duties as nurse gradually changed into the duties of a housekeeper. She had come to her new situation
accompanied by a middle-aged woman, a Marian by birth, Manto by name, whom Hippocles had bought, at her
suggestion, at the sale of Demochares' slaves. Manto had steadily refused the emancipation which her master had
several times offered to her.
"No, sir," she said, "I thank you very much, but I am better as I am. I desire nothing more than to live in
your house, and, when my time comes, to die in it."
"What if I should die first," suggested the merchant.
"The gods know, my master, the gods know," cried the poor woman in an agony. "But it is impossible; the gods
would not do anything so cruel, so unjust. But, if you wish, you may put what you please into your will. As
long as you live you are my master, and I am your slave." So matters stood when my story opens. Perhaps it may
be added that Manto's condition did not prevent her tongue from being truthful; but affectionate, faithful, and
honest she allowed herself and was allowed—no unusual
 circumstance, yet she was under a system of slavery—a liberty of speech which in one free born would certainly
have been impossible. Finally, to complete my account of the household, Hermione had for her maid a girl, about
a year older than herself. She too had come into the family along with Melanion and Manto. Demochares had
bought her at the sale of the prisoners taken by the Athenians when a little Sicilian town was captured. She
was then a singularly pretty child about seven years old, and Demochares had meant her to be a playfellow or
plaything, as the case might be, of a daughter of his own of about the same age. She was of mixed race; her
mother was a Sicanian, that is, one of the so-called aboriginal inhabitants of Sicily, her father a
Carthaginian trader. She was now grown up into a handsome maiden, who with her raven-black hair, dark piercing
eyes, and deep brunette complexion, made a remarkable contrast to the fair beauty of her mistress.
When Callias reached the house the hour was late, later than etiquette allowed for a visit, except from an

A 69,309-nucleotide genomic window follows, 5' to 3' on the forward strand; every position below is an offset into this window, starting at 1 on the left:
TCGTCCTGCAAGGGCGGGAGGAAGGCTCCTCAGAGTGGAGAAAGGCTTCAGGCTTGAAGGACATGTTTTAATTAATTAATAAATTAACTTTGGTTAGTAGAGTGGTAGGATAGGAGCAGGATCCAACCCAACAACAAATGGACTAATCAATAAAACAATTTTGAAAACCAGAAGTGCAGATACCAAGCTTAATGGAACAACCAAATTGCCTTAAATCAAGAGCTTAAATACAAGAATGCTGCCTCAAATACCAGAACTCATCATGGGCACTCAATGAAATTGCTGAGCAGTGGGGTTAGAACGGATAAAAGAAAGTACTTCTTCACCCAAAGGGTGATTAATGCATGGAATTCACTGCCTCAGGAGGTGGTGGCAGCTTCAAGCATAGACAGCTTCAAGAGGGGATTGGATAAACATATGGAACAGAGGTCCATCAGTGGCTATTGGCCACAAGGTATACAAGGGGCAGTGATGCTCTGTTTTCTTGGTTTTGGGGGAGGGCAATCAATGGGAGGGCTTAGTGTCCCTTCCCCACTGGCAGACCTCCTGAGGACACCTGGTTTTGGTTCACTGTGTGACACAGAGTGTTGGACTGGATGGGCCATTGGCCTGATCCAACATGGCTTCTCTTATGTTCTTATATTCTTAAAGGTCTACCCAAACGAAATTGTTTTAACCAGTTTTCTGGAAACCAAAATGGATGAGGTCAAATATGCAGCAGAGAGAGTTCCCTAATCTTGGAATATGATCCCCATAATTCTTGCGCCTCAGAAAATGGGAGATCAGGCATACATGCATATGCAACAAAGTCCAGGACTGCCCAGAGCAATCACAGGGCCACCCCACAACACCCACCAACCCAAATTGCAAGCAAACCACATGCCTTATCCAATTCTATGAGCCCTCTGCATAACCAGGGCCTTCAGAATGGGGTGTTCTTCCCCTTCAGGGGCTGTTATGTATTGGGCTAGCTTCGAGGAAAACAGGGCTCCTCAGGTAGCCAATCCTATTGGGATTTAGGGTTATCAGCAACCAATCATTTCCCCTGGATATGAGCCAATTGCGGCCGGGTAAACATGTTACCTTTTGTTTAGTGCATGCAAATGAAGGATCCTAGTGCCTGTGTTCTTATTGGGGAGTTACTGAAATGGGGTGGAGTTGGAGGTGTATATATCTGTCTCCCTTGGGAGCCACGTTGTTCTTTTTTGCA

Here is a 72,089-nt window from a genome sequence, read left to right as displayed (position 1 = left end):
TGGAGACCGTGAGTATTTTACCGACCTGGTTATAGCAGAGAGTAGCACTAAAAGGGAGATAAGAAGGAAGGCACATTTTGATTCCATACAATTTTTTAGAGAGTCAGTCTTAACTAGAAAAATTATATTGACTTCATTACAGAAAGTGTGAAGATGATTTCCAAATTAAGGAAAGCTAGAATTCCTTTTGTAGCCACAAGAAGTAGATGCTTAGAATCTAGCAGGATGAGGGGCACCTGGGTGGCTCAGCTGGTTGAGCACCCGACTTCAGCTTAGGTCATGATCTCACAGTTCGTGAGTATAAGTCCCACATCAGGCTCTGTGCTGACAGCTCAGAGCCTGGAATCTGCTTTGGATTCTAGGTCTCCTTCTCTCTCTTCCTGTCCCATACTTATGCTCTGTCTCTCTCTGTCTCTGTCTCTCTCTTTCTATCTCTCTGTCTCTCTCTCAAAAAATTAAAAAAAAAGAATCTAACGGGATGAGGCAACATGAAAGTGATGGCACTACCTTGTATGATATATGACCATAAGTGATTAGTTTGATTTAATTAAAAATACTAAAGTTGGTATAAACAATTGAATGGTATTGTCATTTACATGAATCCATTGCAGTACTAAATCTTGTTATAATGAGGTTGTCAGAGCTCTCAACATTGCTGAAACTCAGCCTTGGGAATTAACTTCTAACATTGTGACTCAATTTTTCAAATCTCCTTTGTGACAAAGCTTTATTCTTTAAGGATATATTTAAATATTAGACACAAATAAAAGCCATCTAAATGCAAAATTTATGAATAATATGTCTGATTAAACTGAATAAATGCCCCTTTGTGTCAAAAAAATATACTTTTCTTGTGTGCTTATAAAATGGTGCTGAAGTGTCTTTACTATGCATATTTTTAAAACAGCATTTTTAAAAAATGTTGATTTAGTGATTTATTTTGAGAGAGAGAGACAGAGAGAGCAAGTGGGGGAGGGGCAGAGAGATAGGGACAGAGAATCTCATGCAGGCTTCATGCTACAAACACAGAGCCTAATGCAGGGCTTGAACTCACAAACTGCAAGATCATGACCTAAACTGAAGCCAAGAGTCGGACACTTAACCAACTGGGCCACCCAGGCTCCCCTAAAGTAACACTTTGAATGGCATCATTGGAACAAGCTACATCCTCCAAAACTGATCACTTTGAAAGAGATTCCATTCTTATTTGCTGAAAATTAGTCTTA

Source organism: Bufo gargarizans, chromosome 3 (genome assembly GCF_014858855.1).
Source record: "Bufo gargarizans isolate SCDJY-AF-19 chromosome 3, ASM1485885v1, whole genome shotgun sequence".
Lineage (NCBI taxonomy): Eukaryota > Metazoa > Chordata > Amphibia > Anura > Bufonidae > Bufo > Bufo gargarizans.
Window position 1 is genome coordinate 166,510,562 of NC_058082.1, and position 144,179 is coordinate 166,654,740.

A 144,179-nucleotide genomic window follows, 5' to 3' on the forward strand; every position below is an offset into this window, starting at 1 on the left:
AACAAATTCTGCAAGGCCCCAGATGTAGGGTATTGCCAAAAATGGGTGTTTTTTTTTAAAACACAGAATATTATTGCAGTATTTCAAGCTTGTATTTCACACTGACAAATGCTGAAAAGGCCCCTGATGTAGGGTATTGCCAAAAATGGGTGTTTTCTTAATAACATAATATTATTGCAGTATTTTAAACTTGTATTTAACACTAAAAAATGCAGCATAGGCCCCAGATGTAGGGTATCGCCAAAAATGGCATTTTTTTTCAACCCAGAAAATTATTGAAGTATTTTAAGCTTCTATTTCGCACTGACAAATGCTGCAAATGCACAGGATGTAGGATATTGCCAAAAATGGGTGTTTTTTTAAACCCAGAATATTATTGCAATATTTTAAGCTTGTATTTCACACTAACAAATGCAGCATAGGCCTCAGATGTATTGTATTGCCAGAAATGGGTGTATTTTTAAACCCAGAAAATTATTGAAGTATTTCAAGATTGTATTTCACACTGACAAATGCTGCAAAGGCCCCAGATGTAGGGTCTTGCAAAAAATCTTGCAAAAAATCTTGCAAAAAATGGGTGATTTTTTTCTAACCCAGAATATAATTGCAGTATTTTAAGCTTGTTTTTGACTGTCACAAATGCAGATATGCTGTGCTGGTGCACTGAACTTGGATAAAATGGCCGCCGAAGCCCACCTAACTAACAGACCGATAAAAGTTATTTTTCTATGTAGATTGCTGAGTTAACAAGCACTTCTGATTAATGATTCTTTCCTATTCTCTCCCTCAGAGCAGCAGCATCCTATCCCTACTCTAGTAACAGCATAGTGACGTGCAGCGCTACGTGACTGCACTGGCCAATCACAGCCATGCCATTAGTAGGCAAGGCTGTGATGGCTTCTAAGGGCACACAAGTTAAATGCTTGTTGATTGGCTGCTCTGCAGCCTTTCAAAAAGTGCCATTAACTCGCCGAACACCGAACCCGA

intimate friend, or on a matter of urgent business. His business, however, was urgent, and he did not hesitate
to knock, that is to strike the door sharply with a brass ring which was attached to it by a staple. The
day-porter had gone home for the night, and the door was opened by the young slave mentioned above. He
explained that his master was just about to sit down to his evening meal. "Take him my name," said Callias,
"and say that I come from the magistrates on an important matter of business." The lad invited him to enter,
and to take a seat in a small chamber which looked upon the central court of the andronitis, a grass plot,
bordered on all sides by myrtle and orange. In a few minutes he returned, and invited the visitor to follow
 Callias crossed the court and passed through the door which led into the women's apartment. Hippocles, it
should be said, was accustomed to see visitors on business in the front or men's portion of the dwelling, but
spent his leisure time in the rooms assigned to his daughter. The two had just taken their places at the table,
Hippocles reclining on a couch, Hermione sitting on a chair by his right hand, so that his face was turned
The steward had placed the first dish on the table, and was standing in front, with Hippocles' personal
attendant behind him. The latter at a sign from his master, prepared a place for the newcomer.
Hippocles saluted his guest in a most friendly fashion, and Hermione gave him her hand with a charming smile,
though the moment afterwards tears gathered in her eyes, when she remembered the last occasion on which they
"If the business will wait for half an hour," said the host, "postpone it for so long. I have had a long day's
work, and shall be scarcely myself till I have eaten. And you—doubtless you have dined before this; but you
will take a cup with us."